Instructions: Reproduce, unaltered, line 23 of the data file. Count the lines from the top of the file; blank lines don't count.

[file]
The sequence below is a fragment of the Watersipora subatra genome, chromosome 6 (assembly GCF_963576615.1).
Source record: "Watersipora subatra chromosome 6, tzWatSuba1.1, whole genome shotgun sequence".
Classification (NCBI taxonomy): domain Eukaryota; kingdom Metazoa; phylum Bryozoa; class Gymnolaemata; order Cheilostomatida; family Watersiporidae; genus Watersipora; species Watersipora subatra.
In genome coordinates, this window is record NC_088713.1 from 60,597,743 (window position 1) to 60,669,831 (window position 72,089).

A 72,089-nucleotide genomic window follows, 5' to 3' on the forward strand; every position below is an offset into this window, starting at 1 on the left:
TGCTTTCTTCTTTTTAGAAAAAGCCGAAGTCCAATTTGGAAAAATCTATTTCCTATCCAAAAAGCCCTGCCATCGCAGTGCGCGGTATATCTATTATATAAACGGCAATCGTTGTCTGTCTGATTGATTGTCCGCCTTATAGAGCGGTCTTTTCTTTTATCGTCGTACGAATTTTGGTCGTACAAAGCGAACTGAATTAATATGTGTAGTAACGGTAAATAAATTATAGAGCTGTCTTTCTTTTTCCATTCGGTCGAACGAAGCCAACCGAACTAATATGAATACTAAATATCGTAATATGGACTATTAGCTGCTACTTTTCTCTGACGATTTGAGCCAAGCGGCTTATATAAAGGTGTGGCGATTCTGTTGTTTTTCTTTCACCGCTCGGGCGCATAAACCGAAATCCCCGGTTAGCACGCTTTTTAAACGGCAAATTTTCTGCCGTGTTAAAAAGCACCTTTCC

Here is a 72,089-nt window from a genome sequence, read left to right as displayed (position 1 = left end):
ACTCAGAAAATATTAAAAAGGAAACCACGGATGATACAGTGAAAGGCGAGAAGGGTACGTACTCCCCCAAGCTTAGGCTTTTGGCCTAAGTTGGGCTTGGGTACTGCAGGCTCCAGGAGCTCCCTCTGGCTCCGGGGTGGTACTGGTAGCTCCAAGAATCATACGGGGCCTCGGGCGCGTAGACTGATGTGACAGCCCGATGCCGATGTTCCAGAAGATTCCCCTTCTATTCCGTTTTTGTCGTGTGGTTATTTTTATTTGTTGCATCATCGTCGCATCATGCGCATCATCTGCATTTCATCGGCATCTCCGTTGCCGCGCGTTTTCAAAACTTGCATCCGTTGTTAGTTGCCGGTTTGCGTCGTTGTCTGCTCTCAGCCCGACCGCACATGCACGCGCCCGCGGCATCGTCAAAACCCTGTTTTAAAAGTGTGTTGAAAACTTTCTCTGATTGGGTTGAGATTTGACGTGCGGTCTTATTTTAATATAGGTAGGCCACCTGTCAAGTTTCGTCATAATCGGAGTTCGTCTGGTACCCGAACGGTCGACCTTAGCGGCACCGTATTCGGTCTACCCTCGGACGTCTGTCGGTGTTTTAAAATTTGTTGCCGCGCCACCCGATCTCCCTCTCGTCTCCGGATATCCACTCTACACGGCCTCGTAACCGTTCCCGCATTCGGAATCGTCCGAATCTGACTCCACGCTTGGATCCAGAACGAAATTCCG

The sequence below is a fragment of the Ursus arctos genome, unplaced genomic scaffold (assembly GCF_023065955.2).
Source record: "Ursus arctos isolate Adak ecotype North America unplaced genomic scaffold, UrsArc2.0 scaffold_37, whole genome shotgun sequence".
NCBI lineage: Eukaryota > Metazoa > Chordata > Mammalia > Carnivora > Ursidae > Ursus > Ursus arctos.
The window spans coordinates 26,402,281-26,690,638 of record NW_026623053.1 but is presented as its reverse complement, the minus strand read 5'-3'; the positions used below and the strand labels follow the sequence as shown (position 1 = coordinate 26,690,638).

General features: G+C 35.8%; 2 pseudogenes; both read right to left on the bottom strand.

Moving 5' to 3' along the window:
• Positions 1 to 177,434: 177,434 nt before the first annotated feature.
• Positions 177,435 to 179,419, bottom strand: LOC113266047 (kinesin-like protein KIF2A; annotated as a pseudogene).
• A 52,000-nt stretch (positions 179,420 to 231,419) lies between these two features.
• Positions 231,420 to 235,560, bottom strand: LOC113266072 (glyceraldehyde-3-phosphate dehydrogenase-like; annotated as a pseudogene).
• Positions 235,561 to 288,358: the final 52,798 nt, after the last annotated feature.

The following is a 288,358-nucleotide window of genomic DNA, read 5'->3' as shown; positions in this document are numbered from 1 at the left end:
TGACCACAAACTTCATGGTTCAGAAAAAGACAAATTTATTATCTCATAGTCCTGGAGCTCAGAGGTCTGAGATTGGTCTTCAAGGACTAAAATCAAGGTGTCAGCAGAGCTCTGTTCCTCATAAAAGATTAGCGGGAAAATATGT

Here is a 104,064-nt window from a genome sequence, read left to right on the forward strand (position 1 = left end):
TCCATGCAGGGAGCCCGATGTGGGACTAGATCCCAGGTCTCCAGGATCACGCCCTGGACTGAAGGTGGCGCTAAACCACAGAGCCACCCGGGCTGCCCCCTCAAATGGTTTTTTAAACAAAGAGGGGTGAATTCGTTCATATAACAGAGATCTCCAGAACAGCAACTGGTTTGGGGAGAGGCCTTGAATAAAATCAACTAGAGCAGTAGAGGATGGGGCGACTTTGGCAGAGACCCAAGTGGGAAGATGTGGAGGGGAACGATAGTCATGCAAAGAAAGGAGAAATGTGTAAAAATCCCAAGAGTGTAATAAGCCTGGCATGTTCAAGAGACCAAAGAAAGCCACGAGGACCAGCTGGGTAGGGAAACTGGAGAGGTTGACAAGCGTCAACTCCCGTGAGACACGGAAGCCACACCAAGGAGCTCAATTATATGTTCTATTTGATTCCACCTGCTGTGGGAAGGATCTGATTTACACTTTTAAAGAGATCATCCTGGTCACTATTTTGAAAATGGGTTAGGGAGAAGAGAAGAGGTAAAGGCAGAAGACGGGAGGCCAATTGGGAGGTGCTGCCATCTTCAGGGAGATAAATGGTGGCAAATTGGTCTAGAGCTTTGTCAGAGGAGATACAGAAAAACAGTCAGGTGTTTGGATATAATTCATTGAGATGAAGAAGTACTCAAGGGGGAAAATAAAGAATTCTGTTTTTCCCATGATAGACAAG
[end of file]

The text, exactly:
TCCATGCAGGGAGCCCGATGTGGGACTAGATCCCAGGTCTCCAGGATCACGCCCTGGACTGAAGGTGGCGCTAAACCACAGAGCCACCCGGGCTGCCCCCTCAAATGGTTTTTTAAACAAAGAGGGGTGAATTCGTTCATATAACAGAGATCTCCAGAACAGCAACTGGTTTGGGGAGAGGCCTTGAATAAAATCAACTAGAGCAGTAGAGGATGGGGCGACTTTGGCAGAGACCCAAGTGGGAAGATGTGGAGGGGAACGATAGTCATGCAAAGAAAGGAGAAATGTGTAAAAATCCCAAGAGTGTAATAAGCCTGGCATGTTCAAGAGACCAAAGAAAGCCACGAGGACCAGCTGGGTAGGGAAACTGGAGAGGTTGACAAGCGTCAACTCCCGTGAGACACGGAAGCCACACCAAGGAGCTCAATTATATGTTCTATTTGATTCCACCTGCTGTGGGAAGGATCTGATTTACACTTTTAAAGAGATCATCCTGGTCACTATTTTGAAAATGGGTTAGGGAGAAGAGAAGAGGTAAAGGCAGAAGACGGGAGGCCAATTGGGAGGTGCTGCCATCTTCAGGGAGATAAATGGTGGCAAATTGGTCTAGAGCTTTGTCAGAGGAGATACAGAAAAACAGTCAGGTGTTTGGATATAATTCATTGAGATGAAGAAGTACTCAAGGGGGAAAATAAAGAATTCTGTTTTTCCCATGATAGACAAG